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Nurse or seamstress? Hospital staff create homemade masks

The masks won't be used to treat COVID-19 patients. Instead, they'll serve as backup supplies to preserve resources needed most.

WHEAT RIDGE, Colo. — In a designated room at Lutheran Medical Center in Wheat Ridge, an assembly line is up and running.

Nurses and other staff members have already created hundreds of masks out of materials found in their own hospital.

“It’s is a paper material, a type of wrap that we wrap instruments in to sterilize them to use for surgery,” explained Lesia Hatlestad, a nurse and clinical practice specialist for the hospital’s operating room.

At a time when personal protective equipment (PPE) is a precious resource, hospital staff members were brainstorming solutions.

The goal wasn’t to create homemade masks to treat COVID19 patients, because those patients and their medical providers need something safer – N95 masks.

Instead, the goal was to create a backup supply for the more general-use face masks, the ones staff members wear more frequently.

“The intent is for these to be used as procedure masks,” Hatlestad said. “So if a provider needed to just enter a patient room and protect themselves, this would be a minimal amount of protection without having to use our N95s, which we want to preserve for those (COVID-19) positive patients.”

Hatlestad was part of the team that designed the pattern for her hospital. Soon other nurses, staff members and even doctors pitched in to help.

“We got a large room, and I think we ended up with seven or eight sewing machines that staff brought in, which we clean daily, and we started a production line,” said fellow nurse, and director of perioperative services at the hospital, Deborah Hedrick.

Hedrick said they are making hundreds of masks a day, and other hospitals within SCL Health are using the same pattern and process.

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When dealing with an actual COVID-19 patient, the CDC considers homemade masks a “last resort.” 

And Lutheran Medical Center, like many other hospitals in Colorado, is not currently accepting homemade masks donated by members of the public.

“According to guidelines for respiratory viruses that are transmitted by droplets, the safest thing to do is to wear an N95 respirator,” explained 9Health Medical Expert Dr. Payal Kohli. “When that’s not available, a surgical mask is the next best option. When you don’t have a surgical mask, unfortunately, you’re left with a last resort, which is these homemade masks.

“The efficacy of homemade masks is unknown,” she added. “But compared to nothing, we believe it offers some level of protection.”

The nursing staff at Lutheran Medical Center said they are grateful for the public’s willingness to help. For now, they’ll continue making their own masks in house, where they can control the production and the cleanliness of the project.

“This is very surreal time,” Hatlestad said. “That we can’t imagine we would have to resort to this.”

"We appreciate people in the community who want to help out at home,” added Hedrick. “But this way we’ve got specific people doing each [job]. It’s like a production line.”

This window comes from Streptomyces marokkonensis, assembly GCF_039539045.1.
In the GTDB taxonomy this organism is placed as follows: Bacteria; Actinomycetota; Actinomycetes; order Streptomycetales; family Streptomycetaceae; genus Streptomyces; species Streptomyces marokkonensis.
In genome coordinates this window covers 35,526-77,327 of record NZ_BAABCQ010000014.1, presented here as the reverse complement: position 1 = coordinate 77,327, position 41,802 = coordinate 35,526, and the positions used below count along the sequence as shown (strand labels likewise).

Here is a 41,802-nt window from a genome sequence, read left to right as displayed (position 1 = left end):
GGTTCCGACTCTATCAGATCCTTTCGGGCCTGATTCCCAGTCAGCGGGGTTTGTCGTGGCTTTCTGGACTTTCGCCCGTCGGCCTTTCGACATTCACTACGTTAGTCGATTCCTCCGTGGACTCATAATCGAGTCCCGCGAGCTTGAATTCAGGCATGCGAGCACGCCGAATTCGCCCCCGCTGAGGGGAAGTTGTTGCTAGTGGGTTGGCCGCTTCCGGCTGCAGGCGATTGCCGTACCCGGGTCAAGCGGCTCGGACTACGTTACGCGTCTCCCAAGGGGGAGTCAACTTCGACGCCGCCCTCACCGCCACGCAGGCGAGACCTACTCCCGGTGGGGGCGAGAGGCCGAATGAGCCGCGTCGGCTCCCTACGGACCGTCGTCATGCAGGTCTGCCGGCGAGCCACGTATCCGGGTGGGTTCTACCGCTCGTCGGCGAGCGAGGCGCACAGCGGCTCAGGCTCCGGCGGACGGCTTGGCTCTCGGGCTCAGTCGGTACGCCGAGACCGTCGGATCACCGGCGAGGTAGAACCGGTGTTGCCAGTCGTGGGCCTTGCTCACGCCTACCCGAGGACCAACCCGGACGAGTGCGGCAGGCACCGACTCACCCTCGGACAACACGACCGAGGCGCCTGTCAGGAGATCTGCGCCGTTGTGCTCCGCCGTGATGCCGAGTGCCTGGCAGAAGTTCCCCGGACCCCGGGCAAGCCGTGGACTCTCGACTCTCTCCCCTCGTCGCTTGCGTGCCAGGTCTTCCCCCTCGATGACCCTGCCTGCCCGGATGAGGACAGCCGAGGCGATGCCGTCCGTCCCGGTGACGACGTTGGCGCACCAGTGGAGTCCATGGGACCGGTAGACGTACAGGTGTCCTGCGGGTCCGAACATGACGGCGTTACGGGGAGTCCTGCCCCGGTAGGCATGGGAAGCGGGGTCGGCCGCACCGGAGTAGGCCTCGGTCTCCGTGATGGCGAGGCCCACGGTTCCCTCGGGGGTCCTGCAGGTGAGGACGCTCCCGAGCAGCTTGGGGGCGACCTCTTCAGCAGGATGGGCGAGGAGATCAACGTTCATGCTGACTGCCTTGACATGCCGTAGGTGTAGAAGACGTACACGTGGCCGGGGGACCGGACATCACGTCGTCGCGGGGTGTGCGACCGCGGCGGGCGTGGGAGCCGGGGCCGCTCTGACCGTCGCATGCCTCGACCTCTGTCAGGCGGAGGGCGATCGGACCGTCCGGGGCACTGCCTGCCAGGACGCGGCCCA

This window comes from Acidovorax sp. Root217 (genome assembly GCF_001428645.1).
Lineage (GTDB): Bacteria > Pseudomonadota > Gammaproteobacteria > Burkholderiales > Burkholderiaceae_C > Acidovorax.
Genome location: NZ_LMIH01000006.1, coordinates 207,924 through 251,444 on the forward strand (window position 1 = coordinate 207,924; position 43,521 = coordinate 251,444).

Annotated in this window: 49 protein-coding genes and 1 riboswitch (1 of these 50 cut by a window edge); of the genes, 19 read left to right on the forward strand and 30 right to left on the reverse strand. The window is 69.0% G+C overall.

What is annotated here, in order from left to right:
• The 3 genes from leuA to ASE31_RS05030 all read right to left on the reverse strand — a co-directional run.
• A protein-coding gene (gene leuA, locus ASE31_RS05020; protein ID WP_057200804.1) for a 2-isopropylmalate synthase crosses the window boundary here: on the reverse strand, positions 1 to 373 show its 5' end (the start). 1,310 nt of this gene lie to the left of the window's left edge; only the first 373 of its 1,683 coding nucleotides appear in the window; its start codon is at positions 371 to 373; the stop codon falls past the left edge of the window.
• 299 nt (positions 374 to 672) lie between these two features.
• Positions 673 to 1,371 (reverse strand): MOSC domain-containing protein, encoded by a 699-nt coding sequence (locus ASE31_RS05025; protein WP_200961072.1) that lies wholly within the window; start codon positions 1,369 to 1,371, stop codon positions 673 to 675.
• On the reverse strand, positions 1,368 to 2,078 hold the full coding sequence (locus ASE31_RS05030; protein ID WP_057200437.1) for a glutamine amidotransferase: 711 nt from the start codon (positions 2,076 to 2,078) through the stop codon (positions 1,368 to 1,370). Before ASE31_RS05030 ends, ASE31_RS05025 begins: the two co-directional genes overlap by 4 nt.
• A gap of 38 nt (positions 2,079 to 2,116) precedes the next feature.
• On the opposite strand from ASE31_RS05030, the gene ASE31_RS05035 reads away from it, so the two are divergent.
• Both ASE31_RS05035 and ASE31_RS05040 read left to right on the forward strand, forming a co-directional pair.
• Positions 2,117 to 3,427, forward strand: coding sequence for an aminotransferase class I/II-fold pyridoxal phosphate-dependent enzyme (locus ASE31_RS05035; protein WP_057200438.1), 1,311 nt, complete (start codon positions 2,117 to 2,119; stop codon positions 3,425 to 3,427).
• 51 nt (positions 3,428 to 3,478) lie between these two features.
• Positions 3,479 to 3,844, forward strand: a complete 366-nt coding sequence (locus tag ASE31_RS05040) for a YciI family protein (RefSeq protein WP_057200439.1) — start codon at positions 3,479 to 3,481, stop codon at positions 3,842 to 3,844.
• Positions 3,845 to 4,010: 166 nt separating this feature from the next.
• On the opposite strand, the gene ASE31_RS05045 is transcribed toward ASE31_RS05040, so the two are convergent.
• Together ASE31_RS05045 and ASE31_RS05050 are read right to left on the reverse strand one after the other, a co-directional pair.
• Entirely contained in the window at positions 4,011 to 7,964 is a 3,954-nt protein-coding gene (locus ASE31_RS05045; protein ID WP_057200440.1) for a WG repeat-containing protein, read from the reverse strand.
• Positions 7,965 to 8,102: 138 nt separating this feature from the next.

Banner Health, which has five hospitals in Colorado, is also creating some masks for employees.

According to a news release on the Banner Health website, hospitals will not use these homemade masks to treat COVID-19 patients.

"Volunteers use secure sterile wrap, which is a blue cloth usually use to wrap sterilized surgical equipment. The material is 99-percent microbial-resistant and is easily transformed into masks needed for general tasks around Banner hospitals where N95 masks are not required. The goal is to create a total of 50,000 masks," the online release read, in part.

Banner Health is also one of the hospital systems accepting homemade masks donated by the public. 

Spokeswoman Sara Quale said those masks will not be used to treat COVID-19 patients, rather offered to staff as “social comfort masks” in other areas of the hospital.  

“While Banner does not endorse personal mask use as effective in preventing disease transmission, we recognize that team members may want to engage in the use of these masks for their own personal relief,” Quale said in an email Wednesday.

Centura is not currently accepting homemade mask donations from the public, but encourages interested donors to contact them by email in case that policy should change.

The Colorado Department of Public Health and Environment (CDPHE) says they are accepting donations through helpcoloradonow.com, but any homemade equipment would go through testing to determine whether it's viable for first responders or health care workers.

HealthONE is not accepting homemade masks right now.

In an email, spokeswoman Stephine Sullivan said:

“The Centers for Disease Control and Prevention (CDC) cautions against the use of homemade masks because their capability to protect healthcare providers is unknown. While we have the supplies and equipment we need at this time, we are doing everything possible to secure personal protective equipment (PPE) including masks, face shields, and gowns. We have also implemented protocols recommended by the CDC to conserve those items. Additionally, we are awaiting guidance from the Food and Drug administration on reprocessing personal protective equipment for re-use.”

Instead, Sullivan encouraged people to donate any unused manufactured, approved PPE they might have.

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